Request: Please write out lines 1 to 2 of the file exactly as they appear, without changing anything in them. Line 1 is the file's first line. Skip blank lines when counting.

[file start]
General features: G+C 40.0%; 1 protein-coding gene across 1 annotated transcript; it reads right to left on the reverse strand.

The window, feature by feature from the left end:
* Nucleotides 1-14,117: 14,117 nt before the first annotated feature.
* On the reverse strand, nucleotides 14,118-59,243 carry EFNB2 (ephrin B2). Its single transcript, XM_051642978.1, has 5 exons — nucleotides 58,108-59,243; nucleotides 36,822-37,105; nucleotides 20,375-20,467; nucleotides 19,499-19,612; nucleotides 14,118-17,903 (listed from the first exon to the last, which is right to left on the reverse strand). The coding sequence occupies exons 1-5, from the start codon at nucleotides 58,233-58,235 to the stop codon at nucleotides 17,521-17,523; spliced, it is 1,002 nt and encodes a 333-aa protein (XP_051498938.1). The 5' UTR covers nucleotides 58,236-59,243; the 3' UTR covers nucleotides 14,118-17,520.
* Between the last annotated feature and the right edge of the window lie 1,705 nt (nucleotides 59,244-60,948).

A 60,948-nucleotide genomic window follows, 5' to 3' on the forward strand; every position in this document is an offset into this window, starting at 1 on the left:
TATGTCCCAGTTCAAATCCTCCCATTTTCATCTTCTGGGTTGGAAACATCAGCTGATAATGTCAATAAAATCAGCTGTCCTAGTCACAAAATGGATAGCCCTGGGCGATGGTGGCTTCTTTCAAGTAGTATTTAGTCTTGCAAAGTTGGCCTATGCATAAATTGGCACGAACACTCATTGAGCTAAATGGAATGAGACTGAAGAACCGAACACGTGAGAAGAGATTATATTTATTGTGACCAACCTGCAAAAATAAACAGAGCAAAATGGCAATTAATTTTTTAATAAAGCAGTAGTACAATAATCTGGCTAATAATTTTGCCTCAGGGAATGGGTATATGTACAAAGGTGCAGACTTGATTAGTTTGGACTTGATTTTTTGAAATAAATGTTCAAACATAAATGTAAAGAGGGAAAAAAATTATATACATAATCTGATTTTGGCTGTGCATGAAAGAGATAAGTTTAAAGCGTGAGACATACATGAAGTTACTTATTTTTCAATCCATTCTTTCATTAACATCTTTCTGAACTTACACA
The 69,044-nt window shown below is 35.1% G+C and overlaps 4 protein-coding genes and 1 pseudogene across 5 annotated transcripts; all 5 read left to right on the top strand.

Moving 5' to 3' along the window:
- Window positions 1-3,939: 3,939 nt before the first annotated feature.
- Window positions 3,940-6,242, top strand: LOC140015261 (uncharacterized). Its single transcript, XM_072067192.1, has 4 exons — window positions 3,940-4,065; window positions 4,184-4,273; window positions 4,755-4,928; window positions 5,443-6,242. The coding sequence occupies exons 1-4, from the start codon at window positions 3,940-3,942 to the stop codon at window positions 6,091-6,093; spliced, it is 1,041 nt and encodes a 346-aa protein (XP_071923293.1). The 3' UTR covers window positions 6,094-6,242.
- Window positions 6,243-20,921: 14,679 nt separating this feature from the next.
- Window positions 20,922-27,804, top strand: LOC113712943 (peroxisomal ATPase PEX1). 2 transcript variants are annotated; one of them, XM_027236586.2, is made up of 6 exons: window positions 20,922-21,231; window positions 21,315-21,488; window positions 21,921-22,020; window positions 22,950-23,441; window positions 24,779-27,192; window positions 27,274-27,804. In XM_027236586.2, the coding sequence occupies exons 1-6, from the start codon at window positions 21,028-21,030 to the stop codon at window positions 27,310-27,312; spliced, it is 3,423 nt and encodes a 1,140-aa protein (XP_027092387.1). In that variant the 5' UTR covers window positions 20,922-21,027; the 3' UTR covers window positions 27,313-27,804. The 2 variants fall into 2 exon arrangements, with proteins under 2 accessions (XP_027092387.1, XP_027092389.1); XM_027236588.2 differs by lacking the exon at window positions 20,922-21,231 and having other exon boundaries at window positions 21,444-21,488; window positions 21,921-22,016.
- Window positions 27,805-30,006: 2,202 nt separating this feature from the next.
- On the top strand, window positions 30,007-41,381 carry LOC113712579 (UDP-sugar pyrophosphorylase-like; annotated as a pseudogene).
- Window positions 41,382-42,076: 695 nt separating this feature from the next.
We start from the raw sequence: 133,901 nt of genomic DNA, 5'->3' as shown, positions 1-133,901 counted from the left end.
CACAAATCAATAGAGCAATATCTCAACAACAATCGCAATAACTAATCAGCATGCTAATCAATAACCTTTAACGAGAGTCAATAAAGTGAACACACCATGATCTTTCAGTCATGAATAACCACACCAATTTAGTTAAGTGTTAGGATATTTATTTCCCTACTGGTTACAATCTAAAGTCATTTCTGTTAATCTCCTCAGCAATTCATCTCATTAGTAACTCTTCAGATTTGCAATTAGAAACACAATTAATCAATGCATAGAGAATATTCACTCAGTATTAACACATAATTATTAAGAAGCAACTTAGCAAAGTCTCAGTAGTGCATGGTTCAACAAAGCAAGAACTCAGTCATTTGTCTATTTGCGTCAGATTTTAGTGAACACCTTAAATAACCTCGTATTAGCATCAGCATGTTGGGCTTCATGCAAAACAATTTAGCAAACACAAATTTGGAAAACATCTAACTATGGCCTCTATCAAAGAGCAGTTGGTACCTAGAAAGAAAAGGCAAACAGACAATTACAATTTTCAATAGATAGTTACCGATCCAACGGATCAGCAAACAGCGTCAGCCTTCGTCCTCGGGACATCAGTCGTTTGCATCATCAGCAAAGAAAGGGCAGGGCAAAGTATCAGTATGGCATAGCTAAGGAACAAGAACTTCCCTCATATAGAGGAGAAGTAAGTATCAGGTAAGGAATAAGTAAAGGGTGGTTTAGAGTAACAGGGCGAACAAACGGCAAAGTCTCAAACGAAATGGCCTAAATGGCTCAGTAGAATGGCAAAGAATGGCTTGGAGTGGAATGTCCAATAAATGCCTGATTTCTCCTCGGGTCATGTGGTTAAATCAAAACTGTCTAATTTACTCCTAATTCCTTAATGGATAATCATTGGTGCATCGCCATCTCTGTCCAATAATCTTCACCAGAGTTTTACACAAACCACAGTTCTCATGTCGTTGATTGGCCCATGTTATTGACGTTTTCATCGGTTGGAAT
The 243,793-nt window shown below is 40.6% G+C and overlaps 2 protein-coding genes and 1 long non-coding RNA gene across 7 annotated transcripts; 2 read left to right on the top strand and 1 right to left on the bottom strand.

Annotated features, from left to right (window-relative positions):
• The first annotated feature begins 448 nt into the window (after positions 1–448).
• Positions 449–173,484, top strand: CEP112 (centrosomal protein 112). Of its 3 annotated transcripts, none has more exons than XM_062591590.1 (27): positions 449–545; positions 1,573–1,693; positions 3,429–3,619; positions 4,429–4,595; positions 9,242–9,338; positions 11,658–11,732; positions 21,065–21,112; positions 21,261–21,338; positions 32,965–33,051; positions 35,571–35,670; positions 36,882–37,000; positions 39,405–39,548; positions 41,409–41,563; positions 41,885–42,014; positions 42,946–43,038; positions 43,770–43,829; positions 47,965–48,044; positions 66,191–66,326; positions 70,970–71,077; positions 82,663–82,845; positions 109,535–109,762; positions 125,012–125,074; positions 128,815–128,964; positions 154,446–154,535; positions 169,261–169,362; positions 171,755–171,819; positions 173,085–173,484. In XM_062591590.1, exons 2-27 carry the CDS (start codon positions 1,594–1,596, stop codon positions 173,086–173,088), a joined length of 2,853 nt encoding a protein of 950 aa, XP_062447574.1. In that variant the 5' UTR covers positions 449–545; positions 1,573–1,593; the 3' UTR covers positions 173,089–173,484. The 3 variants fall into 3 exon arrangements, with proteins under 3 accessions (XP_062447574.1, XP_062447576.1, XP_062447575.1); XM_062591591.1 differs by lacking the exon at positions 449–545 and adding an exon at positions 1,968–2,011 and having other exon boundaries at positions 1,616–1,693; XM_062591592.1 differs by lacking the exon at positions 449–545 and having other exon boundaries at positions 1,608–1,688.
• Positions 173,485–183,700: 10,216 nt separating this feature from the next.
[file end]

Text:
General features: G+C 40.0%; 1 protein-coding gene across 1 annotated transcript; it reads right to left on the reverse strand.

The window, feature by feature from the left end: